Fossil CEO Dudley Urges ‘Many Trillions’ in New Spending, Calls Climate Risk Disclosure a Danger
The oil industry will have to invest trillions of dollars in what industry newsletter Upstream calls an “aggressive Paris Climate Accord compliance scenario”, and fossil divesters and protesters represent a threat to energy security and the global economy, BP CEO Bob Dudley told last week’s Oil and Money conference in London.
Maintaining that “many trillions of dollars of investment in oil and gas will still be required to counter the substantial decline rates of existing fields” while implementing the Paris deal, Dudley warned of “serious and far-reaching consequences” if oil and gas exploration receives insufficient financing. “I believe the more serious systemic risk comes from under-investment in oil and gas exploration and production, not over-investment,” he told participants in the elite annual event.
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In Dudley’s imagined future, global oil demand falls 10%, and renewables supply 33% of the world’s energy by around 2040. “Renewables are growing at a remarkable rate,” he said, “but we still need to meet the remaining two-thirds of demand—and oil and gas have a crucial role to play.”
Global spending on oil and gas exploration hit US$510 billion this year, after falling from a peak of $900 billion in 2014, S&P Platts reports. “Are we now off to the races again?” Dudley asked. “We’re spending. [But] my sense of the industry [is] it learnt such a painful lesson: capital discipline is really important.”
He said BP is supporting an ExxonMobil-funded carbon tax lobby, Americans for Carbon Dividends, which would launch a U.S. carbon price at $40 per tonne but put an end to carbon litigation against fossil producers that understood the carbon crisis decades ago but chose to fund climate denial, rather than climate action.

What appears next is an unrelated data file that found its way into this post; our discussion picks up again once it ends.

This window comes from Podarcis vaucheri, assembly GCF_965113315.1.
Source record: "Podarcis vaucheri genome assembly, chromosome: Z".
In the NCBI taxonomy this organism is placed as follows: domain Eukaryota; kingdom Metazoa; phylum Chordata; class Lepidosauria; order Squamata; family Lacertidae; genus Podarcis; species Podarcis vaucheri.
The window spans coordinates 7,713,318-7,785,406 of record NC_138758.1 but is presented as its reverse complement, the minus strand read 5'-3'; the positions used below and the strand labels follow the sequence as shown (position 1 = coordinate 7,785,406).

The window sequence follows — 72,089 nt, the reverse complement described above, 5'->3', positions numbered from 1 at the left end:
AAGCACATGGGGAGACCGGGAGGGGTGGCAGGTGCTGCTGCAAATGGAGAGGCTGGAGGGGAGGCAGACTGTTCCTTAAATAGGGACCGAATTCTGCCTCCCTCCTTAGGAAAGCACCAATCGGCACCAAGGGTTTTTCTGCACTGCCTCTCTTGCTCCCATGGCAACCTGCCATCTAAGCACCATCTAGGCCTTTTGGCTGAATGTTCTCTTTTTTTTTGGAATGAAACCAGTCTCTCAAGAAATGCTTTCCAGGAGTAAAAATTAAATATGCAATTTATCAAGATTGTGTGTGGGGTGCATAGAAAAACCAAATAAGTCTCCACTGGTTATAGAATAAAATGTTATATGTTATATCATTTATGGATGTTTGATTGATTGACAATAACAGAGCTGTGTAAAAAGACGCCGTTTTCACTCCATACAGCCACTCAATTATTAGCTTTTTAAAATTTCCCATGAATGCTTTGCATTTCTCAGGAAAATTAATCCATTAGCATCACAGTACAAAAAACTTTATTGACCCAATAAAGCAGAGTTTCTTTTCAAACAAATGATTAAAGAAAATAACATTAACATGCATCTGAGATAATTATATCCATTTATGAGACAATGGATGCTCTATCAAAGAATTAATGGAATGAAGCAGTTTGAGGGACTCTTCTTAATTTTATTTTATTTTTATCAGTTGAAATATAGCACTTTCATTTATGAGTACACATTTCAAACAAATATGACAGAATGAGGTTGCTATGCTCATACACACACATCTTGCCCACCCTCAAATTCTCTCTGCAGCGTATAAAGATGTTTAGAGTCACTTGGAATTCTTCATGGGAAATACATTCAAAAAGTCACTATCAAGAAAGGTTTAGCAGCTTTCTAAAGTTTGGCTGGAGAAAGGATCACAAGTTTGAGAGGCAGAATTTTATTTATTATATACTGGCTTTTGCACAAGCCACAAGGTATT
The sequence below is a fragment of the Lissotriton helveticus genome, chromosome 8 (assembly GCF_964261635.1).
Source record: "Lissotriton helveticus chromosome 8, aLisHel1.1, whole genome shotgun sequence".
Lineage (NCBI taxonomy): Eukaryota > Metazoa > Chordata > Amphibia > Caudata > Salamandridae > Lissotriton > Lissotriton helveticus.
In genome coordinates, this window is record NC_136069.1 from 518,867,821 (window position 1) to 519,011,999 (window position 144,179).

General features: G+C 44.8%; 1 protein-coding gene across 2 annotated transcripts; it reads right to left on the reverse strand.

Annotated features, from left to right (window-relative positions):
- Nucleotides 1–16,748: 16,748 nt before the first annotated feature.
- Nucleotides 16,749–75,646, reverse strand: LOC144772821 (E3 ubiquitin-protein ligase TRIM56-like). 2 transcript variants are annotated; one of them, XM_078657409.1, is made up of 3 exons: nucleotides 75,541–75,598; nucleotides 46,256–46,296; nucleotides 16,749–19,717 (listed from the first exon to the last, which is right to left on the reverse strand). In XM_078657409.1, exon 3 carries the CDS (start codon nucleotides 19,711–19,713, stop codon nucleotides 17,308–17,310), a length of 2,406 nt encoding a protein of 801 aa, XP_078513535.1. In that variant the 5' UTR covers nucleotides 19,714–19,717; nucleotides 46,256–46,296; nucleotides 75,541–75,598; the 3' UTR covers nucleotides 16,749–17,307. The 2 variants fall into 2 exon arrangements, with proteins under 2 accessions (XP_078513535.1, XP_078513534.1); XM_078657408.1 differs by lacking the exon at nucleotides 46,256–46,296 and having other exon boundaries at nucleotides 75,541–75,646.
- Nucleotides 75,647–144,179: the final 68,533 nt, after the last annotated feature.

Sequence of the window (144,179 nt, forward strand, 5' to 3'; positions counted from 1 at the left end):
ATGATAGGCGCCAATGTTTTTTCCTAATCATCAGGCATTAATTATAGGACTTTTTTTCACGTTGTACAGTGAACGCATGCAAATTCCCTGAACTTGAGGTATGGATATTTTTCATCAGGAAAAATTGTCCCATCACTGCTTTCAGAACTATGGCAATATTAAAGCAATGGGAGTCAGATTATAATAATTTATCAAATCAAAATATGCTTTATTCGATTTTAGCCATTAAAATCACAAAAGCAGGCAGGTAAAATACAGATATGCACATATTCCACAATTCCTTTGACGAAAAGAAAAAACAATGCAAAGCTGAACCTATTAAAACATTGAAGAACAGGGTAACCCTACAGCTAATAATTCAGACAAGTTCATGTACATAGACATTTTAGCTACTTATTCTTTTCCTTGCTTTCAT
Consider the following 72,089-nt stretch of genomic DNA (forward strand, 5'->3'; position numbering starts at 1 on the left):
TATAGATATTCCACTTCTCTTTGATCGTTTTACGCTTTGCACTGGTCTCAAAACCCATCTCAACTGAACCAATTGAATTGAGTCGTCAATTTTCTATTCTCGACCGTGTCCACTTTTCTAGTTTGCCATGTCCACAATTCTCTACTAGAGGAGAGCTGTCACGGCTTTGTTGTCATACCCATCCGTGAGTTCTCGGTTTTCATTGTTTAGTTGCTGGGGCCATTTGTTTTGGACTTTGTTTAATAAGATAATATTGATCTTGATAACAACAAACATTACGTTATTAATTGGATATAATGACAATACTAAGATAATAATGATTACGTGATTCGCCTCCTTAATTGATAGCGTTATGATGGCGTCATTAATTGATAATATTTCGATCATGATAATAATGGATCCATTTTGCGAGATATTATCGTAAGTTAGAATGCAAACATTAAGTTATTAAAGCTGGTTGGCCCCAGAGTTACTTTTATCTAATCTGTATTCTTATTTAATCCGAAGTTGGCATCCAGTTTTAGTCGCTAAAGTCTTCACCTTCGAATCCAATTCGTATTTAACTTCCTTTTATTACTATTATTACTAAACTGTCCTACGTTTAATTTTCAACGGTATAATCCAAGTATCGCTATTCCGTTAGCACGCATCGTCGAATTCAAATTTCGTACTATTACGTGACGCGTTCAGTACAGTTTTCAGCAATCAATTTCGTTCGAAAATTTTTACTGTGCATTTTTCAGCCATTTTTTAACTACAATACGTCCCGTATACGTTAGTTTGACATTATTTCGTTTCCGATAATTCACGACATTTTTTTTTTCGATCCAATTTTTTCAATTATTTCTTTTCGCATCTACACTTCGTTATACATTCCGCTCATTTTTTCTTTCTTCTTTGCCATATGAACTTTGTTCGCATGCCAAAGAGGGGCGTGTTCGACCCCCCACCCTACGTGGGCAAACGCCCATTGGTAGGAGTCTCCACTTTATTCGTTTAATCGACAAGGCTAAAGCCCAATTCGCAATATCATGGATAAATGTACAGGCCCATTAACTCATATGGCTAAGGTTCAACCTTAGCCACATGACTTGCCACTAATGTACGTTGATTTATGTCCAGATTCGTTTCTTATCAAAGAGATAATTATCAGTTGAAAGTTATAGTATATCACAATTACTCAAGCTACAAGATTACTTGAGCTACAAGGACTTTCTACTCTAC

“Dudley said a race to renewables is not enough for oil and gas companies to meet the Paris goals on its own,” Upstream reports. “Instead, oil companies must be in a race to lower emissions by all means possible.” And that makes climate risk disclosure activists, with their emphasis on future fossil fuel projects becoming stranded assets, a danger to an industry suddenly exposed to what the Seeking Alpha investment blog calls “arbitrary targets and legal challenges”.
“Suppose $2 trillion less were invested than actually required to meet demand,” Dudley said. “The impact of such under-investment on financial stability could be much more far-reaching.”
(Dudley was actually echoing research and analysis by Carbon Tracker, Germanwatch, and Bank of England Governor Mark Carney and his Financial Stability Board, and in the journal Nature Climate Change. And he was consistent with SNC-Lavalin’s report last November that the world’s biggest investor-owned petroleum companies planned to increase their exploration budgets 20 to 30% in 2018 to continue adding to their unburnable oil and gas reserves.)
With BP’s overall future scenario in mind, Dudley cast relatively high oil prices as a threat to the global economy, adding that the company bases its planning on crude trading in the $60- to $65-per-barrel range over the next decade, S&P Platts writes. At around $84 per barrel, he said, “I think we’re a bit off the fairway on an oil price today that’s good for the world.”
He also cautioned that economic sanctions on Russia’s major oil and gas producers would do great harm to the European continent. “If sanctions were put on Rosneft or Lukoil or Gazprom, like what happened to Rusal, you would virtually shut down the energy systems of Europe,” he said, adding that BP has been careful to comply with sanctions in its own interactions with Rosneft—on whose board of directors he serves.
“I work really carefully to make sure our work and what I do is always within the bounds of the sanctions,” he told participants. “I’m very transparent about it, talk to U.S. government officials about it. It’s a financial investment.”